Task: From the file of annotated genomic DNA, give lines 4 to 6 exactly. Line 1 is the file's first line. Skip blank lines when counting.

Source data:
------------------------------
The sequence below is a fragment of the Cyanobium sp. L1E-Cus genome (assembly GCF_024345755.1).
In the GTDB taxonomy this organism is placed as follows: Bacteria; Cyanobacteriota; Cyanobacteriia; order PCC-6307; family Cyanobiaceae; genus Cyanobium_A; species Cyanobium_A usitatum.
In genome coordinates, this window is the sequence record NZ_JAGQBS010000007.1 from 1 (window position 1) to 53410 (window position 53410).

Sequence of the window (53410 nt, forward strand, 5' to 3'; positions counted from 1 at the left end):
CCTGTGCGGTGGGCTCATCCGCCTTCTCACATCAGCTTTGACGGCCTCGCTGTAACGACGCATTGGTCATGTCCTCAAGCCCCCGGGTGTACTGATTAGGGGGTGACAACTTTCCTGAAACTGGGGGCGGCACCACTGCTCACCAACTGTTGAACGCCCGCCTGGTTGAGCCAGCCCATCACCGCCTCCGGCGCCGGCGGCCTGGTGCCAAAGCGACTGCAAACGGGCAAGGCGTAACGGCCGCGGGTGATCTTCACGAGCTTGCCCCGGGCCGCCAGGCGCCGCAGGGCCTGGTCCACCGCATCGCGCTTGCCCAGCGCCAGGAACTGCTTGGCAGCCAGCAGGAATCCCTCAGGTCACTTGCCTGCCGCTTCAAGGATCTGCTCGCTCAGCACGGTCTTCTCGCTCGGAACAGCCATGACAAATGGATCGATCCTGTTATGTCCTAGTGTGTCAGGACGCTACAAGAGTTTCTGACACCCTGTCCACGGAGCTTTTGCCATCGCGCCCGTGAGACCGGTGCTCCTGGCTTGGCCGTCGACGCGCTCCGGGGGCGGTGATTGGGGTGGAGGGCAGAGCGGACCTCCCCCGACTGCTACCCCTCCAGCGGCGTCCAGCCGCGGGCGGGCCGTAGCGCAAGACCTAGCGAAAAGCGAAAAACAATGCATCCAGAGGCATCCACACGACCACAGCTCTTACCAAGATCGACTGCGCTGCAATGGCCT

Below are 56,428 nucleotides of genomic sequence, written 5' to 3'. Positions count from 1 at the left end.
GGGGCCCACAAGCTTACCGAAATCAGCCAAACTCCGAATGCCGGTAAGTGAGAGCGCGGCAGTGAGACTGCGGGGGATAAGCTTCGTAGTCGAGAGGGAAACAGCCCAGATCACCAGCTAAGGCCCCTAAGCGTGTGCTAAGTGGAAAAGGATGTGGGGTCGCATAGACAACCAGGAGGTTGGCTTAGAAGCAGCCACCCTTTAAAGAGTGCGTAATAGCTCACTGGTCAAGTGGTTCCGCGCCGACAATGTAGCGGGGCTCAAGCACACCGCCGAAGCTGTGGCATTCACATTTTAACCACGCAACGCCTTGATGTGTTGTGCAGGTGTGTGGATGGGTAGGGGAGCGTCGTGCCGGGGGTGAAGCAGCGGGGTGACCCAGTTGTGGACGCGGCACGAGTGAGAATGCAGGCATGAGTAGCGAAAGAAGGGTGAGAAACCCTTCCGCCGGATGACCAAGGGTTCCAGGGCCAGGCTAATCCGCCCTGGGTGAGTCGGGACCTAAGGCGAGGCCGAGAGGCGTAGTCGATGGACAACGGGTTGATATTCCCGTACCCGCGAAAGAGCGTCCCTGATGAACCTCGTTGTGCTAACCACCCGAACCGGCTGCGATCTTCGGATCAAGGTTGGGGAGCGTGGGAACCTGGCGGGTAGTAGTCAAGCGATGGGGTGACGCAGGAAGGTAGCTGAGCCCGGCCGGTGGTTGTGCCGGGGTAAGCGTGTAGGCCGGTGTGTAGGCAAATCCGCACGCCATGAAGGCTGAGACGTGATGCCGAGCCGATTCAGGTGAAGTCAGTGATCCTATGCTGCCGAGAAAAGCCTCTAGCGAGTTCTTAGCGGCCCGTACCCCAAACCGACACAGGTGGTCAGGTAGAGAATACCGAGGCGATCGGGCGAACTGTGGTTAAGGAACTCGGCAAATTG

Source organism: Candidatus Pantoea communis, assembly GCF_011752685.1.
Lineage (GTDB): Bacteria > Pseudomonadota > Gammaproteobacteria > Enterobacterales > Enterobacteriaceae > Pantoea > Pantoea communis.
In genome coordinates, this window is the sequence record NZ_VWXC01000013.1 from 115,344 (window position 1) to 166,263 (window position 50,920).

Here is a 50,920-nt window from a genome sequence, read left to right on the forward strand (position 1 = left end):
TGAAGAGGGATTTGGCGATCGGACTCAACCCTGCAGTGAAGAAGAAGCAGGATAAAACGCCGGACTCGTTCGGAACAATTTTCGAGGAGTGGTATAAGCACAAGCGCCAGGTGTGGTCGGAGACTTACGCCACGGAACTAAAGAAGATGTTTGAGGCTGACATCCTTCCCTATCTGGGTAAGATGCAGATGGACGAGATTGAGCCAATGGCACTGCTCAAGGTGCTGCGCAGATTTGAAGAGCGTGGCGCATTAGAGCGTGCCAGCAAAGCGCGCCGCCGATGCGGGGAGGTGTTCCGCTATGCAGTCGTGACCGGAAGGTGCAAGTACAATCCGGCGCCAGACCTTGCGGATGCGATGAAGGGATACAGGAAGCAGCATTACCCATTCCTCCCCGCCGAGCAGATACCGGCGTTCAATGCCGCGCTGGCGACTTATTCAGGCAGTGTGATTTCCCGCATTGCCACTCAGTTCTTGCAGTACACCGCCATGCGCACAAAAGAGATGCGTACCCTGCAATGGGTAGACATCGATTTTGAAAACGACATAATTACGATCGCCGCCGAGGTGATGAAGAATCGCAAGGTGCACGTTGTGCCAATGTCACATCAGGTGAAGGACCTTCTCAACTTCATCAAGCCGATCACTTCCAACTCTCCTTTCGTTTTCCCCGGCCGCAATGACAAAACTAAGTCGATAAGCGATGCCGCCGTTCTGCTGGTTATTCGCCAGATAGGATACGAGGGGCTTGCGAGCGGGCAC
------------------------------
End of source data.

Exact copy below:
Sequence of the window (53410 nt, forward strand, 5' to 3'; positions counted from 1 at the left end):
CCTGTGCGGTGGGCTCATCCGCCTTCTCACATCAGCTTTGACGGCCTCGCTGTAACGACGCATTGGTCATGTCCTCAAGCCCCCGGGTGTACTGATTAGGGGGTGACAACTTTCCTGAAACTGGGGGCGGCACCACTGCTCACCAACTGTTGAACGCCCGCCTGGTTGAGCCAGCCCATCACCGCCTCCGGCGCCGGCGGCCTGGTGCCAAAGCGACTGCAAACGGGCAAGGCGTAACGGCCGCGGGTGATCTTCACGAGCTTGCCCCGGGCCGCCAGGCGCCGCAGGGCCTGGTCCACCGCATCGCGCTTGCCCAGCGCCAGGAACTGCTTGGCAGCCAGCAGGAATCCCTCAGGTCACTTGCCTGCCGCTTCAAGGATCTGCTCGCTCAGCACGGTCTTCTCGCTCGGAACAGCCATGACAAATGGATCGATCCTGTTATGTCCTAGTGTGTCAGGACGCTACAAGAGTTTCTGACACCCTGTCCACGGAGCTTTTGCCATCGCGCCCGTGAGACCGGTGCTCCTGGCTTGGCCGTCGACGCGCTCCGGGGGCGGTGATTGGGGTGGAGGGCAGAGCGGACCTCCCCCGACTGCTACCCCTCCAGCGGCGTCCAGCCGCGGGCGGGCCGTAGCGCAAGACCTAGCGAAAAGCGAAAAACAATGCATCCAGAGGCATCCACACGACCACAGCTCTTACCAAGATCGACTGCGCTGCAATGGCCT

Below are 56,428 nucleotides of genomic sequence, written 5' to 3'. Positions count from 1 at the left end.